Worst? “Write what you know.” Part of the fun of being a writer is creating worlds, taking on personas and voices that are NOT your own. I doubt anyone wants to read poems about me watching Shameless on Showtime and eating microwave popcorn in my yoga pants. If someone does, let me know.
Tell us one of your favorite books you’ve discovered recently and say a little about why.
One of my favorite reads of the past six months has been Sara Eliza Johnson’s Bone Map. Perhaps this is due to its quiet and visceral darkness, the fact that it paints portraits of both the body and the natural world where both the body and the world are breaking. Also it makes good use of the tropes of fairy tale and myth. The poems are haunting in the best way, and I have returned to them more than once since first purchasing the book.
Can you share an excerpt from your book? Give us a taste.
This poem is one of the Lewis and Clark poems that remains - the title is pulled directly from the journals.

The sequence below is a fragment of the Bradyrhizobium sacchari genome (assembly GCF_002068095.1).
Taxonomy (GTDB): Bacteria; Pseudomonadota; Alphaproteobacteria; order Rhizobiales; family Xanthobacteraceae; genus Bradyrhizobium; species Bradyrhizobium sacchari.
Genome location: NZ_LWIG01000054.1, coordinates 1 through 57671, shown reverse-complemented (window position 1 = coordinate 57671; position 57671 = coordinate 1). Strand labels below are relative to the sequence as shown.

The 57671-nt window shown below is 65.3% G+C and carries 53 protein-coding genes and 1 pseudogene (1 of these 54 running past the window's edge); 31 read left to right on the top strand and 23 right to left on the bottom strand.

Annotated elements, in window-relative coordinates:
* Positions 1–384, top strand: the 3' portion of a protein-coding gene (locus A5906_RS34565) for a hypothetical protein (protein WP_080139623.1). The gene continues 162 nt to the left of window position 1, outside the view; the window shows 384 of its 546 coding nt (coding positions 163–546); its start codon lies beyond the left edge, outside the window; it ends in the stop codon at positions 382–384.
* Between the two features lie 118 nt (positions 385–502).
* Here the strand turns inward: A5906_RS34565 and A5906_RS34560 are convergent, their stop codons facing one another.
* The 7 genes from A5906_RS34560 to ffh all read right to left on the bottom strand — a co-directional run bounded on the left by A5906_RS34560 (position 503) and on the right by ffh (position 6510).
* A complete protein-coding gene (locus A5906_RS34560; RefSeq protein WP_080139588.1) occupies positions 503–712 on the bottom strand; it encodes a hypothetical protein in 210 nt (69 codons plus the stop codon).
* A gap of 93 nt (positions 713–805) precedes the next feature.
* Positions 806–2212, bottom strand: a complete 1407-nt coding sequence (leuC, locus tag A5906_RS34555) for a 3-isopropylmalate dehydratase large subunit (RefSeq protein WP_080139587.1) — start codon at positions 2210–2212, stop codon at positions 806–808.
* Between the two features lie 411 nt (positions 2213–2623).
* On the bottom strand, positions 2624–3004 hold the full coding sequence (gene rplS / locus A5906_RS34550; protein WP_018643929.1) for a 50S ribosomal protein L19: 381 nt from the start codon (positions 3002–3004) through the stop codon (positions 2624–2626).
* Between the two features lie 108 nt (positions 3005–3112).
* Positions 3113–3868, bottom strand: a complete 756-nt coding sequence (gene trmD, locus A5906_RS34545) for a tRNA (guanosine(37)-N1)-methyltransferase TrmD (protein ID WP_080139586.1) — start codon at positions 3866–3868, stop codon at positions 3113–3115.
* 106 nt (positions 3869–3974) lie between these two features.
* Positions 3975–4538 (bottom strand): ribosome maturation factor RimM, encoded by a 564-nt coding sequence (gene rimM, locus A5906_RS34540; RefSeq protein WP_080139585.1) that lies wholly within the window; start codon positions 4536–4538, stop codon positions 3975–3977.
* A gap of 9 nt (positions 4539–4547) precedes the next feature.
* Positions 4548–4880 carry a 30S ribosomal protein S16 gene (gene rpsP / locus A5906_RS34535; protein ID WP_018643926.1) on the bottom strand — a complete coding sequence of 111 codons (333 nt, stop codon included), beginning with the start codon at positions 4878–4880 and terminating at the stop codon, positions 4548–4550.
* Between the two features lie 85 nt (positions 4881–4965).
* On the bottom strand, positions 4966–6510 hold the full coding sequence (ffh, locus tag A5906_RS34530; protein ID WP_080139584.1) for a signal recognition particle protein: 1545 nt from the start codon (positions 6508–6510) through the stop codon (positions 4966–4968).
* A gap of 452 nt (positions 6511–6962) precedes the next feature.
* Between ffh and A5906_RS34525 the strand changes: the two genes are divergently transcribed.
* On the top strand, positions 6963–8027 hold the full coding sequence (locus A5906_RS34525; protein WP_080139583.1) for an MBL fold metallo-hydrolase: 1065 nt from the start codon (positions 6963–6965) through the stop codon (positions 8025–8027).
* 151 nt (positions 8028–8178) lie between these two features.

We Set Sail Under A Gentle Breeze
Suddenly, the wind
turns. A sky that has been dark
dims to white.
We run to shore, discover
a skiff with oars bent outward
like welcoming arms.
Tadpoles skitter beneath
the bow as we balance
our weight then push off.
Loose-limbed, we row
the easy current, dip
into ripples, our day long,
the hours unticked by clocks.
Recall the sermons about sloth—
this is how ruin begins.
What’s a question you wish I asked? (And how would you answer it?)
I wish you would have asked, “How can we as writers be good literary citizens?” It’s a pet peeve of mine when writers expect to be supported, but don’t return the favor. I’m not just talking about buying books, which is the obvious (but expensive) way to support your fellow writers. I’m talking about attending reading and events where you are NOT a reader, volunteering to read for/edit a journal, writing book reviews of work by others, sharing what you are reading on Good Reads or Twitter, being genuinely excited when your fellow writers experience success. I made a resolution two years ago to try and attend at least one event a month in which I am not involved - it has helped me discover new writers, make new friends, and learn about people in a way that has made me a better person, not just a better writer.
OK, we’re smitten. Where do we go to buy your book?
From my website (if you’d like a signed copy).
From SundressPublications (if you want to support a wonderful small press).